Polyphoneek Lesson 10 – Hybrid Bluesy Lick

This month we will incorporate some hybrid picking into a pentatonic/blues scale lick based around triplets. I have written this out in triplets in 4/4 as opposed to 12/8 to […]

This month we will incorporate some hybrid picking into a pentatonic/blues scale lick based around triplets. I have written this out in triplets in 4/4 as opposed to 12/8 to make describing the timings easier to you. Hybrid picking involves using your pick as normal but incorporating other fingers on your right hand into your playing. This can used to create different intervals that are available by using strings that are not directly adjacent, as well as to create different rhythms and accentuate notes with the pluck that you fingers give to the strings.

lesson 10 - bluesy hybrid lick - page 1

This lick starts with an anacrusis before the first bar and we being in position one of the E minor pentatonic by playing the open low E with an upstroke on the third triplet of the fourth beat of the first bar. We then play the G at the third fret of the E string with our second finger and hammer on to the G# at the fourth fret before picking the B at the second fret of the A string with an upstroke, which completes out first beat. We then incorporate our third finger on our right hand to pluck the E at the second fret for the first eighth note triplet before killing the note and resting for an eighth note triplet, before playing the open D note. We complete this bar by playing the B at the second fret of the A string with a downstroke, pulling off to the open A and playing a final G at the third fret of the E string. We complete this phrase with some inverted chords using some more hybrid picking. Firstly we slide from the F# to the G# at the fourth and sixth frets of the D string using our third finger on our left hand, and a downstroke on our picking hand, then we let that not ring and pick out the B and E notes at the fourth and fifth frets of the G and B strings using our second and third fingers on our picking hand. This forms an E triad in first inversion, and we then wait an eight note triplet rest before sliding this shape back two frets to create a D major triad that we let ring out for the rest of the bar.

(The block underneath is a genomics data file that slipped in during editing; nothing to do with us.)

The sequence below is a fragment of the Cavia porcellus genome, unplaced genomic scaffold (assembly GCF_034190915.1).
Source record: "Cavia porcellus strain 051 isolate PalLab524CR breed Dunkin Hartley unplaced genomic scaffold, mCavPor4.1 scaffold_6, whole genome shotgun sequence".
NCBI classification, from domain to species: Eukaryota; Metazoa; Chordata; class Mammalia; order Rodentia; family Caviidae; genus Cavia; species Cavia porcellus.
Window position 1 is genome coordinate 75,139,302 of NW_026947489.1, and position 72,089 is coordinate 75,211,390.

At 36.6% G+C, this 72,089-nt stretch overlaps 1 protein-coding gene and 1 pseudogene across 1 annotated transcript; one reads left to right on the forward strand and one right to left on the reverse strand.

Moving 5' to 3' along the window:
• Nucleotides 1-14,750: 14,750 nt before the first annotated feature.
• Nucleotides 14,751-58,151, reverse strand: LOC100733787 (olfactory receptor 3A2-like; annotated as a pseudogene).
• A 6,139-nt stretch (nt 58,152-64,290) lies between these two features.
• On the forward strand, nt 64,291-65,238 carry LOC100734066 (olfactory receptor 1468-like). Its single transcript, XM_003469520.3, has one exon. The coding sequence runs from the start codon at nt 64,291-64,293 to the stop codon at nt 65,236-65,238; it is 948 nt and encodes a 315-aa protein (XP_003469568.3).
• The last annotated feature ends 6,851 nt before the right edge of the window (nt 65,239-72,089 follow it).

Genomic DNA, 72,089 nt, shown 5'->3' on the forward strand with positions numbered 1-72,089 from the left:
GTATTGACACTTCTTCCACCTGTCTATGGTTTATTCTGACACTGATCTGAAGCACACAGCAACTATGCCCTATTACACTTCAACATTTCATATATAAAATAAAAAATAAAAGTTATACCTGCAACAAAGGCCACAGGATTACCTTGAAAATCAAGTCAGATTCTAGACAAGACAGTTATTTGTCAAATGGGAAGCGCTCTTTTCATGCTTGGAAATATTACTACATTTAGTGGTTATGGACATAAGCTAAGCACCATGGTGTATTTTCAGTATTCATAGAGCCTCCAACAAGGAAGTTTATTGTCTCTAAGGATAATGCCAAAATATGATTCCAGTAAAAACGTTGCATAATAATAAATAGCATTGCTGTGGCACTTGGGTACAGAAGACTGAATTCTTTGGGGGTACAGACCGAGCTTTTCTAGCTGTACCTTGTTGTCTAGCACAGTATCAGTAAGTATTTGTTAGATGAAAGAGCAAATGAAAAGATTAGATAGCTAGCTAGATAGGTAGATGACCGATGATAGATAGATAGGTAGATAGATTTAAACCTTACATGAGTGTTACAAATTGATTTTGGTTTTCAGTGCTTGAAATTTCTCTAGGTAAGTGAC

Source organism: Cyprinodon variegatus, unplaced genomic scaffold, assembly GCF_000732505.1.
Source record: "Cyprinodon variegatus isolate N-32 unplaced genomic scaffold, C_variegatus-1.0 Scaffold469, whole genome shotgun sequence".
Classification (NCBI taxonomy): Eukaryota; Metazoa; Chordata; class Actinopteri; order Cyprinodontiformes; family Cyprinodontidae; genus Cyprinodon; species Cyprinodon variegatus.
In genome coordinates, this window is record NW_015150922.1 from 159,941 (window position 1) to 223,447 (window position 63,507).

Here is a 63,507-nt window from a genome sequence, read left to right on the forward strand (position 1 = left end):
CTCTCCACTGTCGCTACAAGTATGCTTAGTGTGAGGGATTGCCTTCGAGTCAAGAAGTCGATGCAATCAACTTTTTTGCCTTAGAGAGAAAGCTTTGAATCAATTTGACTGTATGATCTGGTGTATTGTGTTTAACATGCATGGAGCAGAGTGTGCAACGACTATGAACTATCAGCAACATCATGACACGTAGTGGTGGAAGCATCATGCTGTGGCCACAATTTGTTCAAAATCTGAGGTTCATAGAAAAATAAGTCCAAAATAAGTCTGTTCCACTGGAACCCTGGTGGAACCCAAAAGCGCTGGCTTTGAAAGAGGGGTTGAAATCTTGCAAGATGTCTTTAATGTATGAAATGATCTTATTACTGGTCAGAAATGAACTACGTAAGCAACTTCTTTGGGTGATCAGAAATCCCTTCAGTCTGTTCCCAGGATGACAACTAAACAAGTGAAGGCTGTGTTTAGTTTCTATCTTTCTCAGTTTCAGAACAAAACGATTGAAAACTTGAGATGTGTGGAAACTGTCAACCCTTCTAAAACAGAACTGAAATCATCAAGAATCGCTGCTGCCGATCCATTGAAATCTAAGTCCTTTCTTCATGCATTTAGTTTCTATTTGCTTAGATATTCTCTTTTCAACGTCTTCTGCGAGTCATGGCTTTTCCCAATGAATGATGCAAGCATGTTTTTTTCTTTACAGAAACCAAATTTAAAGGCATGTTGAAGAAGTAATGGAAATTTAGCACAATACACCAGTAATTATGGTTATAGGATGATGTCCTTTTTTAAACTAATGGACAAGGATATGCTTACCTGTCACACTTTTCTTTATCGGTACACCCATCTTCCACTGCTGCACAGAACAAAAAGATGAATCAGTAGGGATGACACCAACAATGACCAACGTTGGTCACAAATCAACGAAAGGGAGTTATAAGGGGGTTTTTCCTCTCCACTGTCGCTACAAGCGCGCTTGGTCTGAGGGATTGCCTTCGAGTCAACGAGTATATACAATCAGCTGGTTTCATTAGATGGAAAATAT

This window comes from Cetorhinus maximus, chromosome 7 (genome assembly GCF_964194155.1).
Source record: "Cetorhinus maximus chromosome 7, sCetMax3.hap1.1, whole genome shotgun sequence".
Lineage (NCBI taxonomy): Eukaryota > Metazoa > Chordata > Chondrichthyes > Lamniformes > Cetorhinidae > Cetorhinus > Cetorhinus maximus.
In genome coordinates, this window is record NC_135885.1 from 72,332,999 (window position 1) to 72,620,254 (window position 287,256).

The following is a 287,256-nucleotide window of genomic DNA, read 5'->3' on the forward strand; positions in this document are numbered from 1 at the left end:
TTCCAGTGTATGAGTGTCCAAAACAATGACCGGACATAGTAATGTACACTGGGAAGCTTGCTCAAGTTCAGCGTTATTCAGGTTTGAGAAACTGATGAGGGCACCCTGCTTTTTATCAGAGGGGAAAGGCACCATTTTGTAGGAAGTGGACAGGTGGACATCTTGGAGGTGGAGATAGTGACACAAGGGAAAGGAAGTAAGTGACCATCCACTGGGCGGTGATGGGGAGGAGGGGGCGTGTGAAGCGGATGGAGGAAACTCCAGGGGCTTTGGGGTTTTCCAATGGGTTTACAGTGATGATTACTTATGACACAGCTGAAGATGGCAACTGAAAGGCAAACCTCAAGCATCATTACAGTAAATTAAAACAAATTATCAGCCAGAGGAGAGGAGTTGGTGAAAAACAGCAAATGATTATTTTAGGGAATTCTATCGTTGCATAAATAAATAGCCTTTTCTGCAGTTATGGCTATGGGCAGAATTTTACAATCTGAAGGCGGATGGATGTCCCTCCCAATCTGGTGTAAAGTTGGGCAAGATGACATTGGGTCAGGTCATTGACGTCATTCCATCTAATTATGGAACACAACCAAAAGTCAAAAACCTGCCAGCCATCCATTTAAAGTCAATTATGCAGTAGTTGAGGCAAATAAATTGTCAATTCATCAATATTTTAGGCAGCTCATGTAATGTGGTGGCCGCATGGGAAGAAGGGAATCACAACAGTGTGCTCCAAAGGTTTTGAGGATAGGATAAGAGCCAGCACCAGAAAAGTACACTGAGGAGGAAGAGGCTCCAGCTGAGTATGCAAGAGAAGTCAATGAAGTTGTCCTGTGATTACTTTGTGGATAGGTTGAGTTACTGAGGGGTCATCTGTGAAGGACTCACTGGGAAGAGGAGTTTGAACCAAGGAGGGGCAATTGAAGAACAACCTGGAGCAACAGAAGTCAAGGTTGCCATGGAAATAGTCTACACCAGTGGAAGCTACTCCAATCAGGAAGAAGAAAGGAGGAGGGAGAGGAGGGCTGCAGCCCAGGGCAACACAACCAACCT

Now we move up to position three of the blues scale with a downstroke on the B flat at the sixth fret of the low E string and hammer on to the B at the seventh fret using out second and third fingers before completing the triplet with a downstroke on the D at the fifth fret of the A string. The next triplet starts with a pull off from the E to D using our third and first fingers at the seventh and fifth frets of the A string, and a final upstroke on the B at the seventh fret of the low E string using an upstroke.  The second half of this bar is also in triplets jumps up an octave into position four with a double stop at the seventh fret on the F# and D notes on the B and G strings using our second and third fingers on our right hand to pluck them, then using a down stroke play the B at the ninth fret of the D string pulling off to the A at the seventh fret using our third and first finger on our left hand to complete the triplet. The last beat of this bar is identical except the double stop is now at the ninth fret and is played with the third finger.

We complete this lick with a pre-bend at the tenth fret of the B string by bending down from the B flat to the B using our third finger and then pulling off to our first finger on the G at the eighth fret, then using the same fingering pull off from the E to the D at the ninth and seventh frets of the G string down to the B at the ninth fret of the D string before sliding from the D to the E back up on the G string with our first finger.

Harry Houghton

About Harry Houghton

Writer and music tutor.